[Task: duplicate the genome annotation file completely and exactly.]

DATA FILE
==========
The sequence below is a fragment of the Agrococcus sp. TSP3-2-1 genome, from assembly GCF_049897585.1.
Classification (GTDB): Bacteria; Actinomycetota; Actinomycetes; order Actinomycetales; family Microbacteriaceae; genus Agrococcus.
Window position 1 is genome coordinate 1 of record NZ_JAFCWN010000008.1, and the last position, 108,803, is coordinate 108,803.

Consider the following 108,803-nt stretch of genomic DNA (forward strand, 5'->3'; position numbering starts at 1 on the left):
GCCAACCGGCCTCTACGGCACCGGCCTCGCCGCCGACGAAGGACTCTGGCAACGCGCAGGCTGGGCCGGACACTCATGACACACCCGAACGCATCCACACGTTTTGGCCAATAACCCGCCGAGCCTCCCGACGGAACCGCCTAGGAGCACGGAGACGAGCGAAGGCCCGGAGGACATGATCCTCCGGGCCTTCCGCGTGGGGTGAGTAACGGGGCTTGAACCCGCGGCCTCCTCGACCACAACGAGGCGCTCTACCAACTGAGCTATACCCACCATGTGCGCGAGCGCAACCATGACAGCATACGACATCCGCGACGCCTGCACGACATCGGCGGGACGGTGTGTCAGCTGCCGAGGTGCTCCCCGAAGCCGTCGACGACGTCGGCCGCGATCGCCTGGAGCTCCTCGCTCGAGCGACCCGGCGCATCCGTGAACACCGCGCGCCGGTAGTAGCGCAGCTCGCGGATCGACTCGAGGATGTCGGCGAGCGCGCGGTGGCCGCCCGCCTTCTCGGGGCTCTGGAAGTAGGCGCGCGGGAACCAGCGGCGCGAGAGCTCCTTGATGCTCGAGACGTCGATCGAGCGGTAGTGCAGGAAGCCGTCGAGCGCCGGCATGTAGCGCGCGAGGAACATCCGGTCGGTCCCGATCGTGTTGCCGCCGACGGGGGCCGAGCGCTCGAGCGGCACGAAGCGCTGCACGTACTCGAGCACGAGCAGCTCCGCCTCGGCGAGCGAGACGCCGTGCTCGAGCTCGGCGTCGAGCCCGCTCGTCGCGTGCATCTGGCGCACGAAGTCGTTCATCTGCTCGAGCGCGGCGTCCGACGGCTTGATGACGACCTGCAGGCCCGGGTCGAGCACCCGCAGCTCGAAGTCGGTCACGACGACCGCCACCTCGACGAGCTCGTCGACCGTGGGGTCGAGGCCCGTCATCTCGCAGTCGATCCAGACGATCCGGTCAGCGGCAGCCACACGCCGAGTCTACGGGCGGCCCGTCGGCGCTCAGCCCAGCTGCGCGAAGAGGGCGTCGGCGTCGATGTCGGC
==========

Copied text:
The sequence below is a fragment of the Agrococcus sp. TSP3-2-1 genome, from assembly GCF_049897585.1.
Classification (GTDB): Bacteria; Actinomycetota; Actinomycetes; order Actinomycetales; family Microbacteriaceae; genus Agrococcus.
Window position 1 is genome coordinate 1 of record NZ_JAFCWN010000008.1, and the last position, 108,803, is coordinate 108,803.

Consider the following 108,803-nt stretch of genomic DNA (forward strand, 5'->3'; position numbering starts at 1 on the left):
GCCAACCGGCCTCTACGGCACCGGCCTCGCCGCCGACGAAGGACTCTGGCAACGCGCAGGCTGGGCCGGACACTCATGACACACCCGAACGCATCCACACGTTTTGGCCAATAACCCGCCGAGCCTCCCGACGGAACCGCCTAGGAGCACGGAGACGAGCGAAGGCCCGGAGGACATGATCCTCCGGGCCTTCCGCGTGGGGTGAGTAACGGGGCTTGAACCCGCGGCCTCCTCGACCACAACGAGGCGCTCTACCAACTGAGCTATACCCACCATGTGCGCGAGCGCAACCATGACAGCATACGACATCCGCGACGCCTGCACGACATCGGCGGGACGGTGTGTCAGCTGCCGAGGTGCTCCCCGAAGCCGTCGACGACGTCGGCCGCGATCGCCTGGAGCTCCTCGCTCGAGCGACCCGGCGCATCCGTGAACACCGCGCGCCGGTAGTAGCGCAGCTCGCGGATCGACTCGAGGATGTCGGCGAGCGCGCGGTGGCCGCCCGCCTTCTCGGGGCTCTGGAAGTAGGCGCGCGGGAACCAGCGGCGCGAGAGCTCCTTGATGCTCGAGACGTCGATCGAGCGGTAGTGCAGGAAGCCGTCGAGCGCCGGCATGTAGCGCGCGAGGAACATCCGGTCGGTCCCGATCGTGTTGCCGCCGACGGGGGCCGAGCGCTCGAGCGGCACGAAGCGCTGCACGTACTCGAGCACGAGCAGCTCCGCCTCGGCGAGCGAGACGCCGTGCTCGAGCTCGGCGTCGAGCCCGCTCGTCGCGTGCATCTGGCGCACGAAGTCGTTCATCTGCTCGAGCGCGGCGTCCGACGGCTTGATGACGACCTGCAGGCCCGGGTCGAGCACCCGCAGCTCGAAGTCGGTCACGACGACCGCCACCTCGACGAGCTCGTCGACCGTGGGGTCGAGGCCCGTCATCTCGCAGTCGATCCAGACGATCCGGTCAGCGGCAGCCACACGCCGAGTCTACGGGCGGCCCGTCGGCGCTCAGCCCAGCTGCGCGAAGAGGGCGTCGGCGTCGATGTCGGC